Air – Le Voyage Dans Le Lune

Le Voyage Dans La Lune roughly translated as ‘A Trip to the Moon’ marks the seventh Air album and their second attempt down the soundtrack route following on from their highly acclaimed Virgin Suicides soundtrack. As demonstrated by the cover featuring the moon with the face and the rocket in its eye, the central theme is a re-imagining of the classic 1920’s silent film of the same name with the album designed to be the soundtrack.

It has been a while since we have heard from Air, more specifically since their opinion dividing 2009 album, Love 2. The French duo made up of Nicolas Godin and Jean-Benoit Dunckel have taken on quite the challenge by messing with the classics and to be honest, the band have been constantly living in the shadow of their transcendent albums Moon Safari and The Virgin Suicides soundtrack.

The album opens with the orchestral hip hop sounding Astronomic Club and from the get go, it is clear that this is no ordinary Air dream-pop album. The tracks dark chanting, thunderous drums, grand strings and random noises make the it more of a summary for the rest of the album ahead. The first real ‘song’ comes in the form of Seven Stars, featuring Victoria Legrand from Beach House on guest vocals. It is a fast paced track that does recall some previous Air tracks but ultimately is an entirely new beast that is not without its faults, with the main one being the ridiculous cliche countdown that sounds like a slightly more humanised version of HAL if he was programmed to host Deal or No Deal. However, the drumming and the catchy piano riff do manage to save the track along with Legrand’s dream-like reverb performance ending the track.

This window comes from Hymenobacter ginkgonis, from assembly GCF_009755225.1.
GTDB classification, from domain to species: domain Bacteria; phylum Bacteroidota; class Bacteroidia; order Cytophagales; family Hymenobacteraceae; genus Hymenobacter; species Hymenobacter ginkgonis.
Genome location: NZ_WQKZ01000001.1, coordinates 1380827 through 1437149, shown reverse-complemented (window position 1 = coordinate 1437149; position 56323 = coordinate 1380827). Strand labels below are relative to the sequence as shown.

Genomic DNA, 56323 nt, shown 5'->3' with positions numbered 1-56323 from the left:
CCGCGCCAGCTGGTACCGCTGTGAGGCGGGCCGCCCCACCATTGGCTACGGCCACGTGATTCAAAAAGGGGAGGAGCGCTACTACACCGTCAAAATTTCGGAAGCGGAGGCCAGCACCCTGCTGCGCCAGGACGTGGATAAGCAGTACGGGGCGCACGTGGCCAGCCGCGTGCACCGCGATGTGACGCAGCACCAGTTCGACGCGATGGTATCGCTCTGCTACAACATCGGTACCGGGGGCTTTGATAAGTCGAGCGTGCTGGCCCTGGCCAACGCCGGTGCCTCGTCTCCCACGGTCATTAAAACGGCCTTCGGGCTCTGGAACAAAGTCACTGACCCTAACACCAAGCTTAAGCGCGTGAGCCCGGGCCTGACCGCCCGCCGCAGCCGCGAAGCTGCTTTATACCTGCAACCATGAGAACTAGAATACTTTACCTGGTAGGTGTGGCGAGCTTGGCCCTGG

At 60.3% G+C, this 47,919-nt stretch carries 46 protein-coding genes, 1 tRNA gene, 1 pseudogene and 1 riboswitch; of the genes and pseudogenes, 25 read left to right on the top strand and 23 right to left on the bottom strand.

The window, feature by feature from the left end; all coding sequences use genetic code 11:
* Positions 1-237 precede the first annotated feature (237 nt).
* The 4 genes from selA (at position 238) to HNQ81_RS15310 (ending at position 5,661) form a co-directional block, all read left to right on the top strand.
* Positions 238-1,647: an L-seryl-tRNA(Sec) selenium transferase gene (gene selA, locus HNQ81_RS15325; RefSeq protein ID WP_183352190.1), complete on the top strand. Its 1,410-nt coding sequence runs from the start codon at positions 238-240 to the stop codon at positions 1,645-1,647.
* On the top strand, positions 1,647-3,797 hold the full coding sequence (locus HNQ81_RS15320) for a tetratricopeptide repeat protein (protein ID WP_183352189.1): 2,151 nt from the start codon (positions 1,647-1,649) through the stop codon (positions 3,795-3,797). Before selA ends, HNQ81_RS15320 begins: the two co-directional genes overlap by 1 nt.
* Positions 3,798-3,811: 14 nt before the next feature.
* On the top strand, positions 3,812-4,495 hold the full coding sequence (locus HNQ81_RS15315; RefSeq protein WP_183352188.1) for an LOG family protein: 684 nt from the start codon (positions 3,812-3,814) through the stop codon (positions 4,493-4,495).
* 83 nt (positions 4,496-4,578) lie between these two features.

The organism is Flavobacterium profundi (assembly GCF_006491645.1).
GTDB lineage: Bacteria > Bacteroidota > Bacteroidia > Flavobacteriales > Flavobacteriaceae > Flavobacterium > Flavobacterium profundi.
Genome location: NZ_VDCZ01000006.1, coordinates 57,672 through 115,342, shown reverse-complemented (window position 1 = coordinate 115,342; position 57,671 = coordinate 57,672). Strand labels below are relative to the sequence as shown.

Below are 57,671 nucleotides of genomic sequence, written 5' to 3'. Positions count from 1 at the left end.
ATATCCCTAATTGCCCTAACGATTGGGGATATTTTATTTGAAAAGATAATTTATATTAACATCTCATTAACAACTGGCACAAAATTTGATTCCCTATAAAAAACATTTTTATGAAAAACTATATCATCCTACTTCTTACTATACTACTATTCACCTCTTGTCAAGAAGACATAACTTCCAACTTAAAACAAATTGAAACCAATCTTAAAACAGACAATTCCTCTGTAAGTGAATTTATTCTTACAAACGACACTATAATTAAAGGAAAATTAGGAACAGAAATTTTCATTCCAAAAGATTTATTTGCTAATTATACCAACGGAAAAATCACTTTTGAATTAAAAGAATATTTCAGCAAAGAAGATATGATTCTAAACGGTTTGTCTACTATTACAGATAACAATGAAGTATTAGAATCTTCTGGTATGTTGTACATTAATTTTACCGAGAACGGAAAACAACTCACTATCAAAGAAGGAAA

On a musical level the album does get rather erratic from here on in with the thirty second odd Retour Sur Terre seeming to be placed far too early in the track listing. Parade is a catchy track at first with its rim shot drums and prominent guitar reeling you in but ultimately you will wind up skipping over this and the irrelevant Moon Fever. The album does show signs of life with Sonic Aramada, the track really does stand up to the Air back catalogue with its Frank Zappa-esque organ lines and sprawling use of modern technology creating soundscapes that really fit in with the rest of the tracks feel and takes it to new places. A definite foot tapper and album highlight.

Who Am I Know features dream pop electronica act Au Revoir Simone and it is a track that does not fit in with the rest of the album at all. On an album format this sparse forest-like track would fit in but in a dedicated space film soundtrack it does not work. The groups contributions though are a highlight. With the album nearly complete after a mere twenty minutes, the rest of it is really all over the place with no real highlights Cosmic Trip is listenable with its odd beat and grand string section but is ultimately not that enjoyable. While the albums closer Lava is almost pure French pop that recalls moments from Yann Tiersen’s Amelie soundtrack for the first part then spirals out into a psychedelic banjo jam. It is an odd choice to end the album but it is most definitely an interesting one.

Like Daft Punks Tron Legacy attempt Air’s Le Voyage Dans La Lune does, in the grand scheme of things fall on its face. It is far too convoluted and definitely does not seem as well thought out or planned, especially in comparison to the mastermind of the Virgin Suicides soundtrack. It feels like a lazy attempt at grandeur and perhaps tries too hard to be this masterful work of art that it is clearly attempting to be.

It is not without its moments though, and does show some more than welcome attempts into the Air catalogue. However, in the day and age of being able to download individual songs as opposed to buying whole albums this album will have life through that method. Not worth the whole $16.99 but there are definitely a few $1.69 tracks worth looking into for new and old Air fans alike.